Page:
“You was buried just this afternoon,” says Gareth. “Nice sendoff you got, too. Couldn’t move for carriages and plumes. Never seen so much mourning silk in my life or after. Posh family, you had, eh?”

“I…I suppose.” I would very much like to wake up now.

“Fill ‘er in, chaps,” says Gareth, and the sound of the shovels starts up again, pouring earth back into the hole. “Can’t leave a mess,” he explains, “or someone’ll know we’ve been ‘ere. That wouldn’t do, would it?”

“It’s good to be tidy,” I say, though what I wish to say is, “what is happening? Where am I?” For certain this is a dream, then, that happens all the time in dreams, that you don’t say what you mean to. Gareth puts his hand on my shoulder, next to the scratchy collar of my Sunday best dress. He looks a friendly sort of boy, a bit like Theo, really, though older than both of us by a good year or two.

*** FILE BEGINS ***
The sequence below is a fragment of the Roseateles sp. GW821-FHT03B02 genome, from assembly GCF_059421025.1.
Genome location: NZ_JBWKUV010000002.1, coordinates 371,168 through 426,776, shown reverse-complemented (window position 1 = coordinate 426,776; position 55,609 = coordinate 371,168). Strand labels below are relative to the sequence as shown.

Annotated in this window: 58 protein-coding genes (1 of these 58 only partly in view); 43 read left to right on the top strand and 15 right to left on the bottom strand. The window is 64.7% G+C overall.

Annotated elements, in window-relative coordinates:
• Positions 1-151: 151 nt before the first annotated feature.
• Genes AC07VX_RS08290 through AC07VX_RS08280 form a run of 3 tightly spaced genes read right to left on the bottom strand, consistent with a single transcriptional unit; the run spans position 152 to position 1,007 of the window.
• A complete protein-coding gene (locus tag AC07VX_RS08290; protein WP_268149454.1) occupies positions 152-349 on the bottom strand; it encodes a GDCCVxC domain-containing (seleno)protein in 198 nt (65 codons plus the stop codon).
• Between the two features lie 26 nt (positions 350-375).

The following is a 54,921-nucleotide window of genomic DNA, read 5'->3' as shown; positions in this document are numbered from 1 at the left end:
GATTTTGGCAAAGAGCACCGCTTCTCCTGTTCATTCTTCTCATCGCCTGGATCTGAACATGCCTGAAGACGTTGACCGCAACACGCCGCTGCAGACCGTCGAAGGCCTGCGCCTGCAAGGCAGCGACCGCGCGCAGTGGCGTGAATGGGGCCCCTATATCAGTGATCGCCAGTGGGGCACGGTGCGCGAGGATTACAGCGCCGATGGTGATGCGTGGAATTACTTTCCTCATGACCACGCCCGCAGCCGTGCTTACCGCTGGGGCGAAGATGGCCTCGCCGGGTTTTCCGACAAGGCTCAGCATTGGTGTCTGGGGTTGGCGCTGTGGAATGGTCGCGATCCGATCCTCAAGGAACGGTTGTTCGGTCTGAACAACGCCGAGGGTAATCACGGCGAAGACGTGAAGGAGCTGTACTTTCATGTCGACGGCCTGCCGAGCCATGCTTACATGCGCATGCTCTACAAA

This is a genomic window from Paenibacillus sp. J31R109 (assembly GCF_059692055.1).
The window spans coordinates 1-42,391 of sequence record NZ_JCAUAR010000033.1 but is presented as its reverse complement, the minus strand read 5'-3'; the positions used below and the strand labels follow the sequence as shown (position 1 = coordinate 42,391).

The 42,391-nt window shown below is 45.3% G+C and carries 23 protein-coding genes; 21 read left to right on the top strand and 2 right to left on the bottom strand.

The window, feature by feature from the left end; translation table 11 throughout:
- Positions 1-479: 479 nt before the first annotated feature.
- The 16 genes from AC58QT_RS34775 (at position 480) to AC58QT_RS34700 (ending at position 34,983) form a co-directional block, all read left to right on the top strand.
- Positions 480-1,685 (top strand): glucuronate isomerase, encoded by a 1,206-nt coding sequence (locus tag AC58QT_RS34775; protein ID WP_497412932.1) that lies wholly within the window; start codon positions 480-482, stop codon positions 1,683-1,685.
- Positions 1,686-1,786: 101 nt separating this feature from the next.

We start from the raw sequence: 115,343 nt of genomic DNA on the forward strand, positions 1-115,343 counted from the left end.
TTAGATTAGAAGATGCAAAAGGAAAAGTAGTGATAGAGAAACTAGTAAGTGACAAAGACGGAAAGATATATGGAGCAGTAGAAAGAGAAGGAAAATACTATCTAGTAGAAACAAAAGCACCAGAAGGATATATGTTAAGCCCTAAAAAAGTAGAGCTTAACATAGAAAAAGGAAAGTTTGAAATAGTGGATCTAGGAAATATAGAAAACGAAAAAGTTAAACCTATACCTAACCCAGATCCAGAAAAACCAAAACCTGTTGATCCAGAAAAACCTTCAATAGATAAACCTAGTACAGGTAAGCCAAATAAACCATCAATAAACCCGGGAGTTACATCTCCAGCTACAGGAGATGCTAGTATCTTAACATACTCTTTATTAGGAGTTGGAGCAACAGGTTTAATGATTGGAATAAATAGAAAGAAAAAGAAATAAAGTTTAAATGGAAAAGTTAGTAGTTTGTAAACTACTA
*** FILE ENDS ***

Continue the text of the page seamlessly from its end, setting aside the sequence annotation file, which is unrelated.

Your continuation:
“You’ll understand soon, Lily. We’ll take you somewhere safe.”

“I want to go home.” I want to wake up.

“I know.” It might just be the odd moonlight, but for an instant his brown eyes are sad before he brightens again and turns back to the grave.. “Nearly done?”

“Be quicker if you helped, lazy bones.”

“Respect your elders, Timothy.” But Gareth picks up his shovel and scoops in bigger clods of earth than the rest. Run, I tell myself, but my legs are dream-heavy, filled with saltwater and sand. I watch them pat the last crumbs in place, faces reddened, streaked with sweat at their brows. “Right, that’s good enough. Rains’ll come in an hour or two, anyways. Ready to go, Lily?”